Tuesday, September 2, 2008

The Best of New Wave Theatre (1980-1983)

"The Best of New Wave Theatre" was a Music Monday presentation screened in conjunction with a showing of David Lynch's "Eraserhead" and tied together by the release of Josh Frank's new book, "In Heaven Everything is Fine: The Unsolved Life of Peter Ivers and the Lost History of New Wave Theatre." The book is about the strange life and mysterious death of L.A. scene-promoter, musician, and performance artist, Peter Ivers, who, in 1983, was brutally bludgeoned to death in his bed.

Ivers, perhaps best known for composing and lending his voice to this famous scene from "Eraserhead," started his musical career in the late 60's, kicking around in a few bands before launching a solo career with the major label release of "Knight of the Blue Communion," a bizarre collaboration with opera singer, Yolande Bevan. After his second album, "Take It Out of Me," was shelved by Epic, he found a musical foothold in 1974 with the album "Terminal Love," followed up by a self-titled release in 1976.

In the early 80's Ivers was approached by journalist David Jove and asked to host a cable access program designed to document and promote the burgeoning L.A. New Wave music scene entitled "New Wave Theatre." The show aired, I believe, 70-plus episodes, each 30 minutes long and each featuring between 4 and 7 bands. Tons of locals bands gained exposure playing alongside better known Punk/New Wave acts such as Fear, Circle Jerks, Dead Kennedys, Black Flag, Angry Samoans, and Gun Club.

The shows were punctuated by Iver's incredibly strong and odd personality; his energetic, skillfully delivered monologues and playful post-performance questions were often highlights of each episode.

The Alamo Drafthouse presentation featured the author and contributor of "In Heaven Everything is Fine," Josh Frank and Ian Marshall, live in person to introduce and do a Q & A afterwards. The actual program ran about 70 minutes and was basically 2 episodes and an additional performance by Peter Ivers' Vitamin Pink of the song "At the Nightclub." The first episode was kind of a best of, but was really more of just an average episode. The second episode was a slightly better produced, and thus, unusual edition. Here is the actual intro from the Drafthouse screening:

Both episodes featured many shades of talent. Some of the bands were simplistic and goofy sounding (Marina Swingers), some were bulldozers at the height of their powers (Angry Samoans), and some were just Pop bands copping New Wave's style (Wet Picnic). Peppered in between it all were some spot on skits, silly commercials, and one amazing zombie-dance sequence. It was fun to not only see a rather authentic depiction of the L.A. scene (warts and all), but to also hear some of the unheard facts and stories surrounding the show.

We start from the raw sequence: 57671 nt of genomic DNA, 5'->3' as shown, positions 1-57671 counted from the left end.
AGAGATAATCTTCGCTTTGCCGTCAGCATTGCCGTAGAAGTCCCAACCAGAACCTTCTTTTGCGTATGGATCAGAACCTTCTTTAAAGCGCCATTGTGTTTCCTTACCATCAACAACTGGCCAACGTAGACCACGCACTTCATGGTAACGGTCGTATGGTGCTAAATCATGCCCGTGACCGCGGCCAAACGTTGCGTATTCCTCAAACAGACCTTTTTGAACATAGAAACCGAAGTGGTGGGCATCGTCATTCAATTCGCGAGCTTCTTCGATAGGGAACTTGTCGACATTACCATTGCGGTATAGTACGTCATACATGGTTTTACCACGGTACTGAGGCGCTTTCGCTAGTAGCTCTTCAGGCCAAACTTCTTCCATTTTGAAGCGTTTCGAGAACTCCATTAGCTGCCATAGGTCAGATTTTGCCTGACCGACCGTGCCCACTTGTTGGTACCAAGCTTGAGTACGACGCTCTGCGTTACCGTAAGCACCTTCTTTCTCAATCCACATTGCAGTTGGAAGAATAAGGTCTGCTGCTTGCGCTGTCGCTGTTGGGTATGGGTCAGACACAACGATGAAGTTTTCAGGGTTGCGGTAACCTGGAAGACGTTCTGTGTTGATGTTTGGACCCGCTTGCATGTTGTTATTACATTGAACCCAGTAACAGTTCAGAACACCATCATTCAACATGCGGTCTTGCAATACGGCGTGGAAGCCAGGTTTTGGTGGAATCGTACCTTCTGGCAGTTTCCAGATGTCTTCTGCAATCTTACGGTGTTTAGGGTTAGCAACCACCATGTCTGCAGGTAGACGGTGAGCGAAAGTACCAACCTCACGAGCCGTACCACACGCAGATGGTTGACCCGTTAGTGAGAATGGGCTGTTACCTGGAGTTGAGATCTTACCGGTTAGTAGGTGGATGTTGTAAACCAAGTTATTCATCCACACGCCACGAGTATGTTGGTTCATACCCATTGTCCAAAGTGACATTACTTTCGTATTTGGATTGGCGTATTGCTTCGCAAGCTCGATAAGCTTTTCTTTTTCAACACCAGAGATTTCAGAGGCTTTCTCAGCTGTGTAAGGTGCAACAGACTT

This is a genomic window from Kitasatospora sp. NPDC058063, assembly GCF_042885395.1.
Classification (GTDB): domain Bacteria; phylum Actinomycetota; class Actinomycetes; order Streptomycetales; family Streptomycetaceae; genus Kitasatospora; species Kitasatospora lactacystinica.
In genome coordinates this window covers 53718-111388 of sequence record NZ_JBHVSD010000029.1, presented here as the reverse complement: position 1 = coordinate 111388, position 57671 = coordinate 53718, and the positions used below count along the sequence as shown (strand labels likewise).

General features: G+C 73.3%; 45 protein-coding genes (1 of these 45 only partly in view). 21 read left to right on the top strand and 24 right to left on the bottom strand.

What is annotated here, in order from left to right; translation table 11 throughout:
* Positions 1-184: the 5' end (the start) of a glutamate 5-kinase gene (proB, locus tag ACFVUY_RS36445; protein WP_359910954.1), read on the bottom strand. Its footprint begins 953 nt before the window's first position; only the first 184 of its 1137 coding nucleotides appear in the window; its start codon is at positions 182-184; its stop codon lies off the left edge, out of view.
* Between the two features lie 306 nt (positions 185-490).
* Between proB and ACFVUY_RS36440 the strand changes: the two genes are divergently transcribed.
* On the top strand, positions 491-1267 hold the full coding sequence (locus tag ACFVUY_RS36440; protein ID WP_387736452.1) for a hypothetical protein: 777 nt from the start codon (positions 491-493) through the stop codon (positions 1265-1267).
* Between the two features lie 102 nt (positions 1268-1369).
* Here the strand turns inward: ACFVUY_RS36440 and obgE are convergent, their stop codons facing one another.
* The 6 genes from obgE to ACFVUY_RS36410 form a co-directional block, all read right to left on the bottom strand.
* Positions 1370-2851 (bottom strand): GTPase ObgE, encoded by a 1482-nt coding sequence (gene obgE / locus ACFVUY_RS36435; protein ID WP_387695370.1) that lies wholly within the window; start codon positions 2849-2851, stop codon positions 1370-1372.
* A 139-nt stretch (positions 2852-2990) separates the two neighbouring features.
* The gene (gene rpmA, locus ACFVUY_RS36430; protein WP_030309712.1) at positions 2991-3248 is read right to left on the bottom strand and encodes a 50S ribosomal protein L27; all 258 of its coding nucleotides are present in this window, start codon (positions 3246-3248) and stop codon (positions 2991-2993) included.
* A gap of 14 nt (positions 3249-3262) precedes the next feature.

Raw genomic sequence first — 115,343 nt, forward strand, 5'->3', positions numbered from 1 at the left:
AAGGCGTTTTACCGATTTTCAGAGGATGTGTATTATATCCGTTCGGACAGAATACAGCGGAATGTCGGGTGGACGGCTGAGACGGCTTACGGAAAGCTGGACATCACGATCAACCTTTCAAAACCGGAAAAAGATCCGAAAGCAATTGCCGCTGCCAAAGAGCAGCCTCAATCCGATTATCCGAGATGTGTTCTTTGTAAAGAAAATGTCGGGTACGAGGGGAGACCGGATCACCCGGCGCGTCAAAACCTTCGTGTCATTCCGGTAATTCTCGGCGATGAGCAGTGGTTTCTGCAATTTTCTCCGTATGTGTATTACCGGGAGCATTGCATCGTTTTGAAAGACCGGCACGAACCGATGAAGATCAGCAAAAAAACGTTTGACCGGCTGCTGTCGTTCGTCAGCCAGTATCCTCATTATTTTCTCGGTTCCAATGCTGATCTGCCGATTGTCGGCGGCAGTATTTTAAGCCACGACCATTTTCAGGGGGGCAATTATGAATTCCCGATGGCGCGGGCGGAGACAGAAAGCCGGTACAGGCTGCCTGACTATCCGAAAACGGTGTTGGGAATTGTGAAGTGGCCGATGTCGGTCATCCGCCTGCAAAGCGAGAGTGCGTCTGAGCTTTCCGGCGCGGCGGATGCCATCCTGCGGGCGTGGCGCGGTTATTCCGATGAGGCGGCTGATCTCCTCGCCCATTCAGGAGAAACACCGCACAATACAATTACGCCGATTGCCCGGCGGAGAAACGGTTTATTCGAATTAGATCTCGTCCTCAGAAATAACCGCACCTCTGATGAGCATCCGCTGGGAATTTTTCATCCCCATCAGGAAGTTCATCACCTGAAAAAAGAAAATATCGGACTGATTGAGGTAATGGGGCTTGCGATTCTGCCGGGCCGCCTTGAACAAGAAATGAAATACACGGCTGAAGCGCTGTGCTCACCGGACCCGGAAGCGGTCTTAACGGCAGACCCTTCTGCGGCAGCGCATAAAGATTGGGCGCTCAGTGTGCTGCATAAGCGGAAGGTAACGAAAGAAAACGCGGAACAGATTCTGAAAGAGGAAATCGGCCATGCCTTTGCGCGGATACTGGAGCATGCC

Josh Frank was selling copies of his book in the lobby, but he also had these awesome "In Heaven" t-shirts, which I picked up one of.

One of my all time favorite blogs, Egg City Radio, not only posted 2 Peter Iver's records long ago, but also posted a homemade audio collection of New Wave Theatre performances, many of which were part of the Alamo screening. So I'm basically reposting some of his posts, along with Peter's rare first record.

To download, follow link to mediafire, and wait for "click to download" to appear.

"In Heaven" (mp3) - Peter Ivers - from the film "Eraserhead."

"Knight of the Blue Communion" (full album) - Peter Ivers (1969)

"Terminal Love" (full album) - Peter Ivers (1974)

"Peter Ivers" (full album) - Peter Iver (1976)

I had to split this one into 2 download. Sorry.

"The Best of New Wave Theatre Part 1" (Repost from Egg City Radio) - Various Artists

"The Best of New Wave Theatre Part 2" (Repost from Egg City Radio) - Various Artists


One of the performances in the Music Monday show was a spirited acoustic performance of a humorous song about hating Hungarians, performed by some guy with a very German-sounding name, that I didn't catch. When I watched it, I remember thinking that it was pretty funny, but that I would probably never hear it again. By some stroke of complete randomness, the next day I was looking at another one of my favorite blogs, Mutant Sounds, and I read the first line of one of their more recent posts. All I read was that the album that they were posting was by the lead singer of a band called the Deadbeats, who I was aware of only because of 70's Mod comp that I have. So I decided to download it based off of that. When I opened the file, I was shocked to discover that I had accidentally downloaded the album by the German dude who doesn't want to be Hungarian. His name is Geza X, and here is his album.

"You Goddam Kids!" (full album) - Geza X & the Mommymen (1982)

"The Best of New Wave Theatre screened on 9/1/08 at the Alamo Ritz and was presented by Music Monday.

The Best of New Wave Theatre 2.0," a completely different collection of footage will screen Monday 9/8/08. Check here for more details.


Romi Orchids said...

Can you upload the new wave theatre videos to mediafire again? thanks!

Novachild said...

I recently acquired some discs of New Wave Theater from a fan, and I'm happy to say that I've caught nearly every reference in your blog post.

I KNEW I recognized the host. His voice and eccentric mannerisms seemed awfully familiar. Now the mystery is solved. Thank you!

Anonymous said...

pure gold, thanks you!